I’ve always given so much weight to carving out the small spaces and letting them grow, including in our work, the seed saving. We started with three seed banks now we’ve established more than twenty-four. You begin with the small, you begin with the do-able, you begin with that which you can do and that which you can do under the most repressive context. And in the doing of it, you make the repression retreat, you change the terms.
It’s very interesting, last year Time Magazine identified ten people who are shaping the future in different fields, and they identified me and Navdanya - our movement for conserving biodiversity. And there was a line at the end - and this was Time Magazine, totally conservative, you know, they’re not the kind of people who would normally touch us with a barge pole – but the last line was ‘and through the work of Navdanya the terms have changed, instead of traditional seeds and agriculture being judged by the yardstick of biotech, the biotech industry is now to be judged by the yardstick of ecological agriculture.’
But to make that yardstick real you’ve to make it happen. To make it happen takes personal commitment. It has to begin with the person, it has to begin at the local. Nurturance for an idea comes from two sources. It comes from partnerships which can make an idea happen, sometimes with small amounts of money which can make an idea grow and find nourishment from other sources. The second thing it really needs is a deep, deep belief that it is possible, that another way is possible. And, because what you bring to life - whether you do it as an artist or you do it as conservationist – is the total function of how much you believe it can be done.
We would like to thank Bija Vidyapeeth, the International College for Sustainable Living, for allowing us to use photographs from their courses.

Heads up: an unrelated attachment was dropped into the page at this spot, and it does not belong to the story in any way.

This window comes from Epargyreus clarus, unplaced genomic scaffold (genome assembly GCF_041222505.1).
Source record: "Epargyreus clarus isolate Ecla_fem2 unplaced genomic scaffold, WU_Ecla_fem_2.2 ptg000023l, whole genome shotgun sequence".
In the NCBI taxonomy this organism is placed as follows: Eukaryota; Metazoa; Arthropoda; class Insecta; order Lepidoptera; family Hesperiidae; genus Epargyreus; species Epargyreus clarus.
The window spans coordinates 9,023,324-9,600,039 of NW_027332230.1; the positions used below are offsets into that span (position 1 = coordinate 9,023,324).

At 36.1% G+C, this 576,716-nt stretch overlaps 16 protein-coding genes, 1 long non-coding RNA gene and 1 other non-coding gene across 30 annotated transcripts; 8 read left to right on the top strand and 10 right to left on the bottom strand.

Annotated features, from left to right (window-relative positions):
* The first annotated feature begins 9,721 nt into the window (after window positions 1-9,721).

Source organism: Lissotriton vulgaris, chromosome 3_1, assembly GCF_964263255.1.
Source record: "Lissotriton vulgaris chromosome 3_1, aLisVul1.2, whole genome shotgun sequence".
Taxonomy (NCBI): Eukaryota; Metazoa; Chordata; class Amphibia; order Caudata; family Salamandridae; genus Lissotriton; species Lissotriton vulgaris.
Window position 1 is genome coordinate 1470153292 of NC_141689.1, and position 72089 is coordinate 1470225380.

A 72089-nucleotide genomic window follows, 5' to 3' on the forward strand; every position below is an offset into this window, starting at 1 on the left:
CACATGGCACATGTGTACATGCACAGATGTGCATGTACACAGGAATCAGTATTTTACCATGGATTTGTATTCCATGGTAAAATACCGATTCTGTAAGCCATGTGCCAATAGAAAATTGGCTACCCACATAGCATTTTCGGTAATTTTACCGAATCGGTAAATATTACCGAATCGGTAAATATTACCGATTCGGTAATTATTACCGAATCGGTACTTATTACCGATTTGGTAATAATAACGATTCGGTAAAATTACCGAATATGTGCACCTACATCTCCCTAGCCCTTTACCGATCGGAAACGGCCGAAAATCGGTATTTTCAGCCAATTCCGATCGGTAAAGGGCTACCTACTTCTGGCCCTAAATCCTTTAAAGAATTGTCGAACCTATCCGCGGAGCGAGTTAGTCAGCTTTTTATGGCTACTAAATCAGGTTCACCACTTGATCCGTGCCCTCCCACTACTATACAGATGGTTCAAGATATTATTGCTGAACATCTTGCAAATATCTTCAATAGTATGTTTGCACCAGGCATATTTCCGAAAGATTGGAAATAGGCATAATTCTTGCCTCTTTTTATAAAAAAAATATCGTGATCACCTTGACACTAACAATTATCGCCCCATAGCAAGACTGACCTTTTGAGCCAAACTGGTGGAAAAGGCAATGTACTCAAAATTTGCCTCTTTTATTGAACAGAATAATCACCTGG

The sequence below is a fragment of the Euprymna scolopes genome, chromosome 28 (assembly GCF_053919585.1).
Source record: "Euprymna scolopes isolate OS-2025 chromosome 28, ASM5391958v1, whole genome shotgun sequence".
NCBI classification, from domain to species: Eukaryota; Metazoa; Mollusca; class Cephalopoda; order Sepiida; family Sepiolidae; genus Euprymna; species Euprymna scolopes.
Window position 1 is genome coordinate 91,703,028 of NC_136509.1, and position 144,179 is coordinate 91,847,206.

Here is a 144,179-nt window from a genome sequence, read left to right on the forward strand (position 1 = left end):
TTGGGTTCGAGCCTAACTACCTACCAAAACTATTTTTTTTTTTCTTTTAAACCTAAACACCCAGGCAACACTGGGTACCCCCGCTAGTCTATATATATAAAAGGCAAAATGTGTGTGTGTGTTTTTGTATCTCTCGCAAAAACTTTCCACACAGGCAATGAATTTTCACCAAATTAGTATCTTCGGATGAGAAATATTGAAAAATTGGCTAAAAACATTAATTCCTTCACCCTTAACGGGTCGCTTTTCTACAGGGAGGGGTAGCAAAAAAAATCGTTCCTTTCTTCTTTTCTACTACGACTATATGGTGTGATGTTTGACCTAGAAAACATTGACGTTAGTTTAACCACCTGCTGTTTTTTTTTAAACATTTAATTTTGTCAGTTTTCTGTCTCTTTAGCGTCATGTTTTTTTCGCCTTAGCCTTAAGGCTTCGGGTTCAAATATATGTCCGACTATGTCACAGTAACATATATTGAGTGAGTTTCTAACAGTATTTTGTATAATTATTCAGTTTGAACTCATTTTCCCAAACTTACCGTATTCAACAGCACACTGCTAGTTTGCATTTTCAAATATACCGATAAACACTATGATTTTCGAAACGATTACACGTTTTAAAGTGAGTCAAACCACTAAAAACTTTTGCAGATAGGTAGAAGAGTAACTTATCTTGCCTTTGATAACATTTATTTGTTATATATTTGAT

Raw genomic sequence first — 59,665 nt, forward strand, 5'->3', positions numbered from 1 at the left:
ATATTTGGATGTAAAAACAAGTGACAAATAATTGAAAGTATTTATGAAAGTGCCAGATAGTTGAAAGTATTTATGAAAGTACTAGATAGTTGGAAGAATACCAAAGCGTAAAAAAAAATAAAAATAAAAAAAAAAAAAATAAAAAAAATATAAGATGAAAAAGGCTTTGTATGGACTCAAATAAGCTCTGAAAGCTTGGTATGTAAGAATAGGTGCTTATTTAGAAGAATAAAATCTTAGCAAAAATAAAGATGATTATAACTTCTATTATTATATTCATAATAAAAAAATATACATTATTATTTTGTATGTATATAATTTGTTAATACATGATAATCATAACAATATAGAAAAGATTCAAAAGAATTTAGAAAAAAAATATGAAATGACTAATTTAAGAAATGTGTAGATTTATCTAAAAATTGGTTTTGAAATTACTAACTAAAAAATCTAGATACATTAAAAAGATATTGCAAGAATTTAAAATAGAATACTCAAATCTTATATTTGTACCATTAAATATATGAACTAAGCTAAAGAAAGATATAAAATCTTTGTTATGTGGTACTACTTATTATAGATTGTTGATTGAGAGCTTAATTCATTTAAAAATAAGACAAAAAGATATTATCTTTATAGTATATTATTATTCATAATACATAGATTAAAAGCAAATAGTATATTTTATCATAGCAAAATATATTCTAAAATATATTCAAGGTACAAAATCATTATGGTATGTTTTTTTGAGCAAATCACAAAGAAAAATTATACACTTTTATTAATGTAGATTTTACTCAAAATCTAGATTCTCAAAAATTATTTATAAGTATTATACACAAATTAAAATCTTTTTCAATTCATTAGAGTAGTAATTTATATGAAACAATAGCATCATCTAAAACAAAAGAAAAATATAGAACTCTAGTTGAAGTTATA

More about Vandana Shiva
Vandana Shiva founded the Research Foundation for Science, Technology and Ecology, an independent body addressing social and environmental issues in partnership with local farming communities in India. In 1991, she founded Navdanya, meaning nine seeds, a national movement in India to protect biodiversity and farmers’ rights. She was awarded the Right Livelihood Award, the alternative Nobel Prize, in 1993 for her work placing women and ecology at the centre of development discourse. She is Director of Bija Vidyapeeth, and International College for Sustainable Living in Dehra Dun, India.
In 2000, Dr. Shiva gave a BBC Reith Lecture on poverty and globalisation.
The LIFT Lecture
In May, 2003 Vandana Shiva gave the first in a series of lectures, Imagining a Cultural Commons, organised by the London International Festival of Theatre. Dr. Shiva’s lecture, ‘Biodiversity, cultural diversity and celebration – intimate links and matters of survival’ presented many of the issues for which she is known – the patenting and privatisation of seed and life processes; the globalisation of corporate culture; the effects of genetic modification on farming practices. More broadly, she spoke of how freedom and democracy are located in diversity and in the constant evolution and exuberance of biological and cultural life.
Opera and theatre director Peter Sellars introduced the lecture.
For more information about Vandana Shiva see her homepage on Znet and her wikipedia entry.
Her site also includes information about The Research Foundation for Science, Technology and the Arts, and Bija Vidyapeeth, an International College for Sustainable Living.
For recent articles by Vandana Shiva, search Resurgence on-line.
Books by Vandana Shiva include:
India on Fire: The Lethal Mix of Free Trade, Famine and Fundamentalism in India (2003) Seven Stories Press.
Water Wars: Pollution, Profits and Privatization (2002) Pluto Press.
Protect or Plunder? Understanding Intellectual Property Rights (2001) Global Issues Series, Zed Books.
Stolen Harvest: The Highjacking of the Global Food Supply (2001) Zed Books.
Tomorrow’s Biodiversity (Prospects for Tomorrow) (2000) Thames and Hudson.
Biopiracy: The Plunder of Nature and Knowledge (1998) Green Books.
Monocultures of the Mind: Perspectives on Biodiversity and Biotechnology (1993) Zed Books.
Ecofeminism [with Maria Mies] (1993) Zed Books.
Staying Alive: Women, Ecology and Development (1989) Zed Books.
"These small spaces where democracy is being reinvented – whether it be through arts and theatre or it be through other alternatives, for example in agriculture – have huge implications."
"I still feel that with human transformation, the power to reach deep within to make change, it is really the arts and culture which carry that power.
And therefore even though I am not an artist and I’m not from theatre, I have a very, very deep respect for what the arts can do."